This may be made plain at once by the very obvious remark that we have no Christ except the one whom the apostles have given to us. Jesus Himself left no treatises on doctrine. He left no written dialogues. We are dependent on the apostles for our whole knowledge of Him, and of what He taught. The portraiture of Jesus which has glorified the world’s literature as well as blessed all ages and races with the revelation of a God-man come down from heaven to save the world, is limned by his followers’ pencils alone. The record of that teaching which fell from His lips as living water, which if a man drink of he shall never thirst again, is a record by his followers’ pens alone. They have painted for us, of course, the Jesus that they knew, and as they knew Him. They have recorded for us the teachings that they heard, and as they heard them. Whatever untrustworthiness attaches to them as deliverers of doctrine, must in some measure shake also our confidence in their report of what their Master was and taught.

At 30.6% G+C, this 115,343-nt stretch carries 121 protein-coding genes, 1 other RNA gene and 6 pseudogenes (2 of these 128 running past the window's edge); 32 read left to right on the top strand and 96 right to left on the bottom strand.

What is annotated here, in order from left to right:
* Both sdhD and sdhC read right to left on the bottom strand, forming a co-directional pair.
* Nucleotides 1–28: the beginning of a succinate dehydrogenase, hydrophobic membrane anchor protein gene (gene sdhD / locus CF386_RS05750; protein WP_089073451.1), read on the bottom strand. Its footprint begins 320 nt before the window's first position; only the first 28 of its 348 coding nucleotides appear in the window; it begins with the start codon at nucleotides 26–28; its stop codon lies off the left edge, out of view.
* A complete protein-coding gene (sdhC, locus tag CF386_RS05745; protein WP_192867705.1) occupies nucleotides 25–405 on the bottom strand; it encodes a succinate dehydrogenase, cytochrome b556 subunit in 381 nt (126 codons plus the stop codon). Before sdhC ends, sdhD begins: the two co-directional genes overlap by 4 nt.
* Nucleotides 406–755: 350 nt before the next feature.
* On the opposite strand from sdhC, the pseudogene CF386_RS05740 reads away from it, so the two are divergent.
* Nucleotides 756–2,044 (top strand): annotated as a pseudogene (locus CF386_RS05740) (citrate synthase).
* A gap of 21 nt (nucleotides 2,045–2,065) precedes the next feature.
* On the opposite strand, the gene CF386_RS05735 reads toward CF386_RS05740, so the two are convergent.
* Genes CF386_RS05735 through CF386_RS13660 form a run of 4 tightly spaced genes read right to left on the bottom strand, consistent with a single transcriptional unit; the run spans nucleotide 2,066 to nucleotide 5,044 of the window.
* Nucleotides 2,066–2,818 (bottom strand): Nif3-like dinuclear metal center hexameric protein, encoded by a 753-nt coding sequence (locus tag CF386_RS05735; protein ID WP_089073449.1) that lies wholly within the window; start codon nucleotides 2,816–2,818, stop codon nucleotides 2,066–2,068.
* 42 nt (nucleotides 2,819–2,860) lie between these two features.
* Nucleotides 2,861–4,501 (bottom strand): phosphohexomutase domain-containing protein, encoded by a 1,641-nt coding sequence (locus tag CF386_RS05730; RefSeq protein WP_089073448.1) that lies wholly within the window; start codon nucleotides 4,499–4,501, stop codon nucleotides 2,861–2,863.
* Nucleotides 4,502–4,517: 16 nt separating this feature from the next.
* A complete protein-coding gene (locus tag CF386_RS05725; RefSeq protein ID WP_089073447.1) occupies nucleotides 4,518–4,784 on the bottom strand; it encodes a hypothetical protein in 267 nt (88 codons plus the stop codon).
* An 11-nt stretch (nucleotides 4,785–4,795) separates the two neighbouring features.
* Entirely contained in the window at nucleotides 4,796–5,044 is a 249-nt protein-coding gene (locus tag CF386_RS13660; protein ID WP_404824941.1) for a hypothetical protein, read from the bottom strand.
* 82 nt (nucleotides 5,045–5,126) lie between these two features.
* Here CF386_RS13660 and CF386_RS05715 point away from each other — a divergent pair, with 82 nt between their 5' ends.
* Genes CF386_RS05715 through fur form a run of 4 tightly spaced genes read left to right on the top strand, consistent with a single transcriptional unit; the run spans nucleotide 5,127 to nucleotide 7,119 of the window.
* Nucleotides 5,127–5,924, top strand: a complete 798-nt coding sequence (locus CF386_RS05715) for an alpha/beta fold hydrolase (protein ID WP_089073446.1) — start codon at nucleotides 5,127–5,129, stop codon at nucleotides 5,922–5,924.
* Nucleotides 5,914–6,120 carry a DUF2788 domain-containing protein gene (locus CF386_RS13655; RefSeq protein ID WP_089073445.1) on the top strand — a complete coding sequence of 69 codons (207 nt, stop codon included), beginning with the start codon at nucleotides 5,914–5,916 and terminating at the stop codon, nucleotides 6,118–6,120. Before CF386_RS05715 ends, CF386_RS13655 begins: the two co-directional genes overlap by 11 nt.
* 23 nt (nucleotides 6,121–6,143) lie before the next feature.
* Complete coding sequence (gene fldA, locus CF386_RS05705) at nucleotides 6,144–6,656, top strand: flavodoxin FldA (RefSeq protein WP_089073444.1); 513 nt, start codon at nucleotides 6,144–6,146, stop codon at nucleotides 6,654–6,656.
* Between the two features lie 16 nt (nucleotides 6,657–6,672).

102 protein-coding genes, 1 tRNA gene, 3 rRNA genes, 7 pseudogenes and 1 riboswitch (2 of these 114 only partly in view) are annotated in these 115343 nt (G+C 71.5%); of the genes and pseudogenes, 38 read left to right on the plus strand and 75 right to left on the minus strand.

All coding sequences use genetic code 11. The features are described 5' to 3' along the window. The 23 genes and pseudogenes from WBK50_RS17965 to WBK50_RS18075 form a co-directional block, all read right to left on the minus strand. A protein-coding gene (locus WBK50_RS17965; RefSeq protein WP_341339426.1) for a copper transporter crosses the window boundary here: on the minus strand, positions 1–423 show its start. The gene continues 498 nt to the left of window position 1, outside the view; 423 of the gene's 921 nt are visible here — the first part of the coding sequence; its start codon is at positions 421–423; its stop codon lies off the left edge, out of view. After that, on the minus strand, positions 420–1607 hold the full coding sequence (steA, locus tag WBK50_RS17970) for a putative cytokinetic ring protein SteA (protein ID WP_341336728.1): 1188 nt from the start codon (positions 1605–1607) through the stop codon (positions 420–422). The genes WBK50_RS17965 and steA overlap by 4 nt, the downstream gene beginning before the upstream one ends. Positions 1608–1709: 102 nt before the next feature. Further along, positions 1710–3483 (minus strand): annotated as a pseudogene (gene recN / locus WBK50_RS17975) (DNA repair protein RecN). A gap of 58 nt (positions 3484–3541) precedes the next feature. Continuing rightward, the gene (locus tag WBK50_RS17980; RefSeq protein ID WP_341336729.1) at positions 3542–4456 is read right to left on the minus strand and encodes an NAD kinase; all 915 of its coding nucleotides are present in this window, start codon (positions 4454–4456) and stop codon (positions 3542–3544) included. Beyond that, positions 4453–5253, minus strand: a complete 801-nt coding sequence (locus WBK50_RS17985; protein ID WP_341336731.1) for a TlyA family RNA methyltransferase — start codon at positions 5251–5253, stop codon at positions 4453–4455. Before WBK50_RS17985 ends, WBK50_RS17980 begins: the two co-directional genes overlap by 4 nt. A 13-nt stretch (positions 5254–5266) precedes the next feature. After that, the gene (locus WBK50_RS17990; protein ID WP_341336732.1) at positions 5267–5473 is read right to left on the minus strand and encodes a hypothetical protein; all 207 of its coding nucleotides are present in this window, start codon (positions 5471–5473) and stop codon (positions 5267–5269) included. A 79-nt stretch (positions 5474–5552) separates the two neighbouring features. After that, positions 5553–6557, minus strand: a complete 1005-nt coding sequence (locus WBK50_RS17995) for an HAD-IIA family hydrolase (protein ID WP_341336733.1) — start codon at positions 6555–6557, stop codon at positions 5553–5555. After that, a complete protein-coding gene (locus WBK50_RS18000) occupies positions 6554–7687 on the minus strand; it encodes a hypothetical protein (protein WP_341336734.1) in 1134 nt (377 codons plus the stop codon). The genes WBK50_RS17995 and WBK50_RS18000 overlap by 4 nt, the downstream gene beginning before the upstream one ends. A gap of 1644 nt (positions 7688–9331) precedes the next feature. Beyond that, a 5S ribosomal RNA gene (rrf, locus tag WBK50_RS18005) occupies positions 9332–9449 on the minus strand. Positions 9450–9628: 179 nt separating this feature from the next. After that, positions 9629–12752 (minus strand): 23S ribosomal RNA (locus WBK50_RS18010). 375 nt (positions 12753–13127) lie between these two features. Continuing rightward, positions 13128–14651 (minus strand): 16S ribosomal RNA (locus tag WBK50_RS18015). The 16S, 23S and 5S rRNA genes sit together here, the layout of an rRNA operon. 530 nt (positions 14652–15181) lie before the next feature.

But the logic cuts even deeper. For not only have we no Christ but Him whom we receive at the apostles’ hands, but this Christ is committed to the trustworthiness of the apostles as teachers. His credit is involved in their credit. He represents His words on earth as but the foundation of one great temple of doctrine, the edifice of which was to be built up by Him through their mouths, as they spoke moved by His Spirit; and thus He makes Himself an accomplice before the fact in all they taught. In proportion as they are discredited as doctrinal guides, in that proportion He is discredited with them. -B.B. Warfield, The Real Problem of Inspiration